Debt crisis and austerity in the Eurozone: social and political impacts

The Debt Crisis in the Eurozone Social ImpactsDuring the past six years, the countries of the European periphery – Portugal, Ireland, Italy, Greece and Spain – have been experiencing severe economic-financial crises. In the shadow of these drastic events, the EU institutions and the IMF initiated “bailout programs” for these countries on conditions of austerity and structural reforms.
This interesting volume The Debt Crisis in the Eurozone: Social Impacts, edited by Nicholas P. Petropoulos and George O. Tsobanoglou, encompasses articles of 20 scholars – sociologists, political economists and scientists, social demographers – which delve into the causes and the social impacts of this crisis. Using both theoretical and empirical tools,  the volume also provides an excellent background for a better comprehension of the dynamics of structural and political changes now taking place within the European Union.
The social impacts cover a range of consequences, including poverty, unemployment, anti-migrant attitudes, a decline of welfare and health indicators, post-traumatic stress disorders, national humiliation, political alienation and social protest. The authors analyse the “international” and the “domestic” causes of the crisis, while some of them underline the importance of both factors.
In the 1st chapter, for example, Brigitte Young discusses the role of German Ordoliberalism and politics in the crisis (open access). In the 2nd chapter, J. Magnus Ryner analyzes Eurozone crisis management in the context of European Monetary Union (open access, partly). In the concluding chapter, the editors undertake a synthesis of the previous chapters, and extract a number of policy recommendations that – if adopted – could transform the current financial crisis into a growth-opportunity for the European Union and its member states.

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4 comments

  1. I think that the idea of the imposition of a monetary Union by a group of financiers political elites in the 1990’s is now paying its consequences in Southern European and Central European nations, all
    of them unfortunately without scape to solve their fiscal and financial troubles. The original idea of
    a Common Market or Single Market still is valid to tackle also the World Economic Crisis of today
    world trade and international financial relations.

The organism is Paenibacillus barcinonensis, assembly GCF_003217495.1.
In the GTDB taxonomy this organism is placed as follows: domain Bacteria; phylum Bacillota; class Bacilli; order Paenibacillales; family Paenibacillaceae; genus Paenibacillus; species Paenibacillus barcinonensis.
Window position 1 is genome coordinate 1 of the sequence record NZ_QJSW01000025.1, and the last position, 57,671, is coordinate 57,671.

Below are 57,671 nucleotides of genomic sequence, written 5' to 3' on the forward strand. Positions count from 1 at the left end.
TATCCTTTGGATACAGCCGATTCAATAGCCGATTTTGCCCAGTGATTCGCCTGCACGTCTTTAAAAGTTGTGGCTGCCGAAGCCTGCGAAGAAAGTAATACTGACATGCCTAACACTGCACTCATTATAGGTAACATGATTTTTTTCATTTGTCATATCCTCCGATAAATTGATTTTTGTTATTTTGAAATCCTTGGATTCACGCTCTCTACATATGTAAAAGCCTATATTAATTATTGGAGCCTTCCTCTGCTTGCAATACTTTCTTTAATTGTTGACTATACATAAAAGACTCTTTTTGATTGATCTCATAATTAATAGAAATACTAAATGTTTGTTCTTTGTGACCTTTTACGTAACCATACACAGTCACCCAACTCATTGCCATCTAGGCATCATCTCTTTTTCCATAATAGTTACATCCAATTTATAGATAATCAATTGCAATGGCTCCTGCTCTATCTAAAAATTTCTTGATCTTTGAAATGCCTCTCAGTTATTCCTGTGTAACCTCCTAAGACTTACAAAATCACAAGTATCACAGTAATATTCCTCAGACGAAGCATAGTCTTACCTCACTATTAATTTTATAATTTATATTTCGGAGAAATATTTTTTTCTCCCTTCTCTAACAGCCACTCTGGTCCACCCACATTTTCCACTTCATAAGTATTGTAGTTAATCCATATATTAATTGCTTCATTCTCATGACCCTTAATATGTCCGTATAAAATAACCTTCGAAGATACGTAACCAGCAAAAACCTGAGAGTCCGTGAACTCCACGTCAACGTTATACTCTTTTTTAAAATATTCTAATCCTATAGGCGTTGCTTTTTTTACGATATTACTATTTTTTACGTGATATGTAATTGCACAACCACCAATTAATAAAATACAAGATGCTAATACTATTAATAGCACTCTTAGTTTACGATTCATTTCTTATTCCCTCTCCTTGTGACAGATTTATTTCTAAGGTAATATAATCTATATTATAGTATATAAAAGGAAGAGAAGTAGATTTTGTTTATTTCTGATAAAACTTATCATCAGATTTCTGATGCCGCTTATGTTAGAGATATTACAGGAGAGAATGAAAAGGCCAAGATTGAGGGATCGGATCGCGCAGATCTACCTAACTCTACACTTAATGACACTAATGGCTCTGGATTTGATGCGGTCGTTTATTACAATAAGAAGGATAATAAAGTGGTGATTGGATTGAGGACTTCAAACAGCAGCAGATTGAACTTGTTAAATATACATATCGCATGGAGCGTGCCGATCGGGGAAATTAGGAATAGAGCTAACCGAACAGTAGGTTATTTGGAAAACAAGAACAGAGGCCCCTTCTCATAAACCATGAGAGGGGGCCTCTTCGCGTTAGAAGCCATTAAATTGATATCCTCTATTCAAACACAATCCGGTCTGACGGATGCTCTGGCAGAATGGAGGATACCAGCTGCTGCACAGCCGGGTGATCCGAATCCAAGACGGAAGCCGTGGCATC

2. […] The recent Eurozone crisis is widely discussed topic in academic literature, conferences ans forums. Most political economy analyses of the Eurozone crisis and its handling have focused on political leaders and dynamics, the role of the EU institutions and the global governance, clashes between creditor and debtor member states and public opinion. But private actors and the business community have been given an insufficient attention in this respect. An interesting (open access) article “The Eurozone Crisis and the European Corporate Elite: Bringing Corporate Actors into Focus” by Christakis Georgiou (University of Montpellier) greatly contributes to mend this scholarly lacune. Highlighting the relation between the setting up of the EMU and the gradual emergence of pan-European corporations, the paper uses a framework referred to as the ‘corporate reconstruction of European capitalism theory of integration’ to understand the European Union’s response to the Eurozone crisis. Georgiou argues that  both the foundation of the European Monetary Union (the independence of the ECB and the Maastricht convergence criteria) and the handling of the recent crisis were congenial to corporate preferences. Europe’s nascent corporate elite was concerned with eliminating currency risk stemming from the traditional pattern of macroeconomic imbalances in Europe when the EMU was set up and therefore did not push for fiscal federalism. When the flawed architecture of the Eurozone transformed that currency risk into sovereign credit risk, corporate preferences adapted and now favoured fiscal liability pooling and ultimately the setting up of a fiscal union. European corporate elites also unanimously supported the policy of adjustment through internal devaluation in the deficit economies. However, their differential exposure to credit risk led them to support diverse institutional forms entailing a lesser or greater degree of fiscal liability centralization. Those most exposed to sovereign credit risk – mostly domiciled in deficit member states – supported more extensive forms of fiscal liability pooling such as Eurobonds, whereas their counterparts domiciled in surplus member states were less favourable. This empirically rich paper shows that there is a crucial link between powerful pan-European corporations, the setting up of the Eurozone and the (mis)management of its recent crisis. In the longer term, this analysis suggests that European corporations will also be a key constituency in favour of permanent forms of fiscal union such as a Eurozone treasury and budget. Researchers (as well as citizens and journalists) must pay attention to which extant special interest groups lobby and penetrate state and EU bureaucracies to promote their needs. Because finance and industrial capital preferences may contradict building the economy working for all and undermine the public wellbeing. […]

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